University of Saskatchewan
Department of Soil Science
College of Agriculture and Bioresources

Environmental Soil Chemistry

Oxyanion reaction mechanisms with soil components


Many different oxyanions are found in the soil environment, and the chemistry of these oxyanions is quite varied. Oxyanions are studied for both agronomic and environmental reasons by soil chemists. Some oxyanions such as phosphate and sulfate are essential nutrients for plant growth and are found in relatively high concentrations in soils. Other oxyanions such as borate are micronutrients. They are essential for plant growth at low concentrations but become toxic at higher concentrations. The range between deficiency symptoms and toxicity is usually quite narrow. A third group of oxyanions, such as arsenate, arsenite, selenate, selenite, and chromate are frequently studied because they have little agronomic use and are instead detrimental to human health. Understanding the mechanisms by which these oxyanions react with mineral surfaces is vital for predicting their bioavailability, toxicity, and transport in natural systems.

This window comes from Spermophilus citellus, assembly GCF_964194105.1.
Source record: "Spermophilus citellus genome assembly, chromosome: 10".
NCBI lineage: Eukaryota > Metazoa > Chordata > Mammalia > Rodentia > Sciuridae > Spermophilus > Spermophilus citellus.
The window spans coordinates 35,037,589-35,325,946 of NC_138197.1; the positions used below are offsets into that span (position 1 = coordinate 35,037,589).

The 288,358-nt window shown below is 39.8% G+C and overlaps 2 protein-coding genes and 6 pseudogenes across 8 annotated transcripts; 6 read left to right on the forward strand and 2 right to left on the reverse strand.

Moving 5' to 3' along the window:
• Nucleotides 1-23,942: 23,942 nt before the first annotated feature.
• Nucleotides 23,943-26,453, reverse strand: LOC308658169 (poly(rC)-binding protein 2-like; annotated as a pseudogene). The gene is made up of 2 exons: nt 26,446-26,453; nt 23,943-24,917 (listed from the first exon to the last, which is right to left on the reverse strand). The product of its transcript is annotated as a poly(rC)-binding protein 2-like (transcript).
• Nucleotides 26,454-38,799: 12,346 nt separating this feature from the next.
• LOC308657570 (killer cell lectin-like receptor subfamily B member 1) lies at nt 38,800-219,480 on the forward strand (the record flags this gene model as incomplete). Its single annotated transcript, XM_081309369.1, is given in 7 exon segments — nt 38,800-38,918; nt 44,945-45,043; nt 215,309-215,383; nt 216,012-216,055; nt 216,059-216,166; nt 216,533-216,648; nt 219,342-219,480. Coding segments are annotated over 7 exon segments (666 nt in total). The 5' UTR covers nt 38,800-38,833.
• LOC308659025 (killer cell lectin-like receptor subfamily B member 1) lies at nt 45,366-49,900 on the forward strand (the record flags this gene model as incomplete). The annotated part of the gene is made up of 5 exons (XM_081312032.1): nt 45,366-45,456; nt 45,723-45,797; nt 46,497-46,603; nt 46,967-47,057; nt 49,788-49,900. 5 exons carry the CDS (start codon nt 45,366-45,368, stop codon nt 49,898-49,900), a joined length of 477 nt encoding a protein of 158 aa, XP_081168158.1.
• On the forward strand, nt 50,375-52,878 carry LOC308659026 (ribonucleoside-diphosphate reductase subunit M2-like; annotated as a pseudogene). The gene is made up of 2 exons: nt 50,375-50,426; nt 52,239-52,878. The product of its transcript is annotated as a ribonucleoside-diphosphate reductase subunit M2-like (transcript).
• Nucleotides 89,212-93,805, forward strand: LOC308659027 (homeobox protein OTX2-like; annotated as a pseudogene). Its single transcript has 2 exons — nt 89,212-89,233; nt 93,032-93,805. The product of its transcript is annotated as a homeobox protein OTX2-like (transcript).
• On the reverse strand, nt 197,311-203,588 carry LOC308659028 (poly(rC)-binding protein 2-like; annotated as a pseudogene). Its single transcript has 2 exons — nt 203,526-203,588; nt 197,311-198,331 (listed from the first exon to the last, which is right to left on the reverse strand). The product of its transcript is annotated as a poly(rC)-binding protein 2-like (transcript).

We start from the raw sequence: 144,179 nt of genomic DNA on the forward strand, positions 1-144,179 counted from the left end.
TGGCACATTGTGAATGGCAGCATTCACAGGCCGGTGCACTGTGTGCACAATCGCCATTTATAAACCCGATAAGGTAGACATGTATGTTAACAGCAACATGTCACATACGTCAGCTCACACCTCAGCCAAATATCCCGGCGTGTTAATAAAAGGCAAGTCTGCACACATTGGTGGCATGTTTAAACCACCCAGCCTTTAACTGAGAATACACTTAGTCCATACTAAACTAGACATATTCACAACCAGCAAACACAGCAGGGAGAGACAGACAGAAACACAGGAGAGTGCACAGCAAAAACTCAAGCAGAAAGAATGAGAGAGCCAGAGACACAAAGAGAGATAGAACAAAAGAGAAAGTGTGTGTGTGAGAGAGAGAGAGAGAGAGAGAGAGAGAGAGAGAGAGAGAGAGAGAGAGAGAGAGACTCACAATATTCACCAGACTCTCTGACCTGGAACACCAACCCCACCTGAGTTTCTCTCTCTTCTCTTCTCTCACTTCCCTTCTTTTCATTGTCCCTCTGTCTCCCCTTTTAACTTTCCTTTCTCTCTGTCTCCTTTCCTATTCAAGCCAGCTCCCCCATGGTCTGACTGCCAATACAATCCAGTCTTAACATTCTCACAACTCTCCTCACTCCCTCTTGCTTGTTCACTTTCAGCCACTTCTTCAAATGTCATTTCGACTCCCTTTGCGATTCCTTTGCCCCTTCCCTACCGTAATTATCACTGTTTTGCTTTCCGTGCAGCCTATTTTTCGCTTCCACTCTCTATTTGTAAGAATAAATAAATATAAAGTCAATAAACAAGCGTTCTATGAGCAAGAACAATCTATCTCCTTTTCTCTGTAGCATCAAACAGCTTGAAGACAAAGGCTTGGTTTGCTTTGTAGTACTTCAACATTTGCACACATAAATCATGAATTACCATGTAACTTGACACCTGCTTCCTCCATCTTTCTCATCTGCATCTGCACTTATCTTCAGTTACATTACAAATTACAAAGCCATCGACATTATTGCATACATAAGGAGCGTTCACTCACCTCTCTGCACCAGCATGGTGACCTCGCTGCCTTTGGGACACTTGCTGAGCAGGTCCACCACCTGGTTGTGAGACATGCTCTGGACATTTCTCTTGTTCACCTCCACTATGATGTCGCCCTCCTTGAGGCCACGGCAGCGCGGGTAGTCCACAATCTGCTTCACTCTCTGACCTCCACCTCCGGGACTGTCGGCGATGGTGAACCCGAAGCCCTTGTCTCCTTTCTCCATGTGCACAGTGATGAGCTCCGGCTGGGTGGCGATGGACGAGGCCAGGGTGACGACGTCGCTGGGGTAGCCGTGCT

The environmental soil chemistry program at University of Saskatchewan uses an array of advanced spectroscopic techniques to determine the nature of interactions between oxyanions and soil components. Several types of X-Ray Absorption Spectroscopy (XAS) have been utilized as well as Attenuated Total Reflectance (ATR) FTIR spectroscopy. While the mechanisms of adsorption are unique to both the sorbate and sorbent being studied, there is a recurring theme in all studies that is significant.

In many cases, more than one adsorption mechanism can be seen to occur simultaneously. In systems where only adsorption is occurring, then both outer-sphere and inner-sphere complexation are often observed at the same time. This distribution of outer-sphere and inner-sphere surface complexes has been seen with sulfate, selenate, and borate on iron oxides. Reaction conditions such as pH, ionic strength, and reactant concentration have all been shown to influence the relative distribution of the simultaneously occurring sorption complexes. Therefore it is necessary to conduct spectroscopic studies at a wide range of reaction conditions to truly understand the reactivity of oxyanions. It is also important to account for outer-sphere complexation of oxyanions when attempting to describe their adsorption with surface complexation models.